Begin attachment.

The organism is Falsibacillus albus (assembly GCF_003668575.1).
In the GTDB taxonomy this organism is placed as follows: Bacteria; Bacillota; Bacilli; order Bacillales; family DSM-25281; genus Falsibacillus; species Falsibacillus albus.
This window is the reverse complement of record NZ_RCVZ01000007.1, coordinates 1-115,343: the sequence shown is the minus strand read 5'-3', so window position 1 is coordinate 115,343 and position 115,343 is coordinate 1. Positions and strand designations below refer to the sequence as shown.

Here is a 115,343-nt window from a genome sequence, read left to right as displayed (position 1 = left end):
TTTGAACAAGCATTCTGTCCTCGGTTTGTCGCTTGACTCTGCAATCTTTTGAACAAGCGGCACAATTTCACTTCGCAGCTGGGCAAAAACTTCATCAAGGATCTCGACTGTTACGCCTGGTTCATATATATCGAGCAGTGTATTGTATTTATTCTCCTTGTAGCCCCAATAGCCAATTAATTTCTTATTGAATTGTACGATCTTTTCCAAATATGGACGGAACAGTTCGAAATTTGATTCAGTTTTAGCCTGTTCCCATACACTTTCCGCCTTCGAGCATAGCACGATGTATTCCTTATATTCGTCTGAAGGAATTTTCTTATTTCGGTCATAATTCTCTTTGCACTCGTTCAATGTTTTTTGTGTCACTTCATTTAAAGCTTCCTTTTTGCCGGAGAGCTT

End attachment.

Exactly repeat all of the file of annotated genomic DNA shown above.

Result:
The organism is Falsibacillus albus (assembly GCF_003668575.1).
In the GTDB taxonomy this organism is placed as follows: Bacteria; Bacillota; Bacilli; order Bacillales; family DSM-25281; genus Falsibacillus; species Falsibacillus albus.
This window is the reverse complement of record NZ_RCVZ01000007.1, coordinates 1-115,343: the sequence shown is the minus strand read 5'-3', so window position 1 is coordinate 115,343 and position 115,343 is coordinate 1. Positions and strand designations below refer to the sequence as shown.

Here is a 115,343-nt window from a genome sequence, read left to right as displayed (position 1 = left end):
TTTGAACAAGCATTCTGTCCTCGGTTTGTCGCTTGACTCTGCAATCTTTTGAACAAGCGGCACAATTTCACTTCGCAGCTGGGCAAAAACTTCATCAAGGATCTCGACTGTTACGCCTGGTTCATATATATCGAGCAGTGTATTGTATTTATTCTCCTTGTAGCCCCAATAGCCAATTAATTTCTTATTGAATTGTACGATCTTTTCCAAATATGGACGGAACAGTTCGAAATTTGATTCAGTTTTAGCCTGTTCCCATACACTTTCCGCCTTCGAGCATAGCACGATGTATTCCTTATATTCGTCTGAAGGAATTTTCTTATTTCGGTCATAATTCTCTTTGCACTCGTTCAATGTTTTTTGTGTCACTTCATTTAAAGCTTCCTTTTTGCCGGAGAGCTT